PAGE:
The ongoing seventh round of negotiations between Taliban representatives and US officials in Qatar has made “spectacular progress” on a draft agreement aimed at ending the 18-year-long conflict in Afghanistan, a spokesperson for the armed group has said.
Speaking to Al Jazeera on Wednesday, Suhail Shaheen, the Taliban’s political spokesman in Doha, said that “80-90 percent work on the peace agreement is finished”.
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“Spectacular progress made in this round. The meeting will continue today as well,” he added, without giving further details.
The talks in Doha, which began on June 29, are aimed at finalising a draft agreement on the potential withdrawal of foreign troops from Afghanistan.
The United States has said it will not agree to the withdrawal of troops until the Taliban put in place security guarantees, implement a ceasefire across the country and commit to an “intra-Afghan” dialogue with the Kabul government.
But the Taliban insists that the precondition of any agreement is the timeline for the withdrawal of the troops.
The group also refuses to talk to the Afghan government, calling them a “puppet” of the West.
There are about 17,000 foreign troops in Afghanistan, including a contingent of some 14,000 US soldiers, as part of a Washington-led NATO mission to train, assist and advise Afghan forces.
Some US forces also carry out “counterterrorism” operations.
In an interview with Fox News on Monday, US President Donald Trump said that Afghanistan was a “lab for terrorists” and that even if the US did pull out its troops, it would leave a “very strong intelligence” presence in the country.
On Saturday, as talks were ongoing in Doha, Taliban fighters killed at least 19 people in an attack on a government office in Maruf district of southern Kandahar province.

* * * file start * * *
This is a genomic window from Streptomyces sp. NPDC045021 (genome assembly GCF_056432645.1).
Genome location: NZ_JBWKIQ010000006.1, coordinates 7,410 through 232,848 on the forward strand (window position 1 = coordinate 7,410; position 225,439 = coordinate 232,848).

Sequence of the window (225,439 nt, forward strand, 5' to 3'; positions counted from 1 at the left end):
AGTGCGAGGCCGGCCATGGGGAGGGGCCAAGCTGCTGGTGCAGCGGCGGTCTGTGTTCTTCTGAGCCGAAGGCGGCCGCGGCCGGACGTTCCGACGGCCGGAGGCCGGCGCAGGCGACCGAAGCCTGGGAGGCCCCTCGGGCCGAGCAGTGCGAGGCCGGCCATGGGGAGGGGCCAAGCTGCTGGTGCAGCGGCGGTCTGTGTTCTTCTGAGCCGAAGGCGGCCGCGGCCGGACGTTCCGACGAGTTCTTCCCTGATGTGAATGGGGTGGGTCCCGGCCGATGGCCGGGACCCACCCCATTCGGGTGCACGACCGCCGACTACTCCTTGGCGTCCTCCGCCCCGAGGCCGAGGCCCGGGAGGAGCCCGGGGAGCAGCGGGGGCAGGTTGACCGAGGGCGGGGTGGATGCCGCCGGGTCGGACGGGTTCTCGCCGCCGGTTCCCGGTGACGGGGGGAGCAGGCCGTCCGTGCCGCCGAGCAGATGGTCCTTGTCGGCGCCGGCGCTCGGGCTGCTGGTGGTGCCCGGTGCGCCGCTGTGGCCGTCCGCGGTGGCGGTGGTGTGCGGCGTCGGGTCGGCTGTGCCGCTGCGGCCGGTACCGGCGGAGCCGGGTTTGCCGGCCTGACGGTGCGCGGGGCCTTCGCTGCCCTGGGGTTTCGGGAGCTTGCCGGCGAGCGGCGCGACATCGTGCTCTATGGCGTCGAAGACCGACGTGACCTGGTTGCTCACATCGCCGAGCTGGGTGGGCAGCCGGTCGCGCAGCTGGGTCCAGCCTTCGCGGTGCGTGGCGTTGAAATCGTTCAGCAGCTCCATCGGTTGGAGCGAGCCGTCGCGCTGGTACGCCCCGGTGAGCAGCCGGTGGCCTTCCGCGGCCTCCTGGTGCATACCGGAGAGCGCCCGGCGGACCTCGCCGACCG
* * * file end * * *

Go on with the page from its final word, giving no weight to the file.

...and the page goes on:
In a devastating attack on Monday, the Taliban detonated a powerful car bomb in a Kabul area housing military and government buildings, as well as schools and shops, killing at least 16 people and wounding 105, including 51 children.
Zalmay Khalilzad, the US envoy heading the negotiations in Doha, condemned the attack in a Twitter post.
“The photos of innocent Afghan children, scared & hurt, drive home a sense of profound urgency to resolve remaining issues here in Doha. Afghan people deserve an end to the violence,” he said.
Fresh bid for peace
Soon after Monday’s attack in Kabul, Germany and Qatar announced that an all-Afghan peace summit would be held in Doha on July 7-8 without the official participation of the Afghan government.
Germany, a key backer of the Kabul government, and Qatar, which hosts the US-Taliban talks, said invitations had been sent to all relevant parties.
The Afghans “will participate only in their personal capacity and on an equal footing”, Markus Potzel, Germany’s special representative for Afghanistan and Pakistan, said in a statement on Monday.
“Afghanistan stands at a critical moment of opportunity for progress towards peace,” he added.
“An essential component of any process leading to this objective will be direct engagement between Afghans.”
US Secretary of State Mike Pompeo said in an unannounced visit last week to Kabul that he was hoping for a peace deal with the Taliban “before September 1”.
Afghanistan will hold a presidential election on September 28, which has been postponed twice.
It was originally scheduled for April but was delayed to July 20 due to security concerns as Taliban, which controls or contests half the country since being overthrown by the US invasion in 2001, does not support the election process.